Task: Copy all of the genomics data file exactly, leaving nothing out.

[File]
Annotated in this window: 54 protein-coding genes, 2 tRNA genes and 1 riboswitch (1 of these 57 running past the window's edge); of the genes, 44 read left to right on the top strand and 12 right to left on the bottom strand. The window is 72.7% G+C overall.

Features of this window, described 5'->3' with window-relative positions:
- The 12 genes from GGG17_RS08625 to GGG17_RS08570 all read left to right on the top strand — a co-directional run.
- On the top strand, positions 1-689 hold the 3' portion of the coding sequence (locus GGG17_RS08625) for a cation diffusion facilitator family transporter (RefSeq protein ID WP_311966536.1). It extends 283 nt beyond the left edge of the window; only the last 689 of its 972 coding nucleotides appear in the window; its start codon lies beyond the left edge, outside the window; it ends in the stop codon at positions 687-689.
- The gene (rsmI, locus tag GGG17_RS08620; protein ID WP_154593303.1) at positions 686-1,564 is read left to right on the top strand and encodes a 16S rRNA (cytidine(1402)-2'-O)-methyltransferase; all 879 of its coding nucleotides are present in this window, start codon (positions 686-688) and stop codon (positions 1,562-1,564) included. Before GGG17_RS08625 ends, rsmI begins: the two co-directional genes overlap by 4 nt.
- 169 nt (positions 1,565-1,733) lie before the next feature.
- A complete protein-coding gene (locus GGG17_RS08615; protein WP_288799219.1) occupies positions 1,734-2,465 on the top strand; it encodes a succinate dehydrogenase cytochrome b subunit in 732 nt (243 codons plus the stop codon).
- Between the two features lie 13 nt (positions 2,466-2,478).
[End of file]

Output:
Annotated in this window: 54 protein-coding genes, 2 tRNA genes and 1 riboswitch (1 of these 57 running past the window's edge); of the genes, 44 read left to right on the top strand and 12 right to left on the bottom strand. The window is 72.7% G+C overall.

Features of this window, described 5'->3' with window-relative positions:
- The 12 genes from GGG17_RS08625 to GGG17_RS08570 all read left to right on the top strand — a co-directional run.
- On the top strand, positions 1-689 hold the 3' portion of the coding sequence (locus GGG17_RS08625) for a cation diffusion facilitator family transporter (RefSeq protein ID WP_311966536.1). It extends 283 nt beyond the left edge of the window; only the last 689 of its 972 coding nucleotides appear in the window; its start codon lies beyond the left edge, outside the window; it ends in the stop codon at positions 687-689.
- The gene (rsmI, locus tag GGG17_RS08620; protein ID WP_154593303.1) at positions 686-1,564 is read left to right on the top strand and encodes a 16S rRNA (cytidine(1402)-2'-O)-methyltransferase; all 879 of its coding nucleotides are present in this window, start codon (positions 686-688) and stop codon (positions 1,562-1,564) included. Before GGG17_RS08625 ends, rsmI begins: the two co-directional genes overlap by 4 nt.
- 169 nt (positions 1,565-1,733) lie before the next feature.
- A complete protein-coding gene (locus GGG17_RS08615; protein WP_288799219.1) occupies positions 1,734-2,465 on the top strand; it encodes a succinate dehydrogenase cytochrome b subunit in 732 nt (243 codons plus the stop codon).
- Between the two features lie 13 nt (positions 2,466-2,478).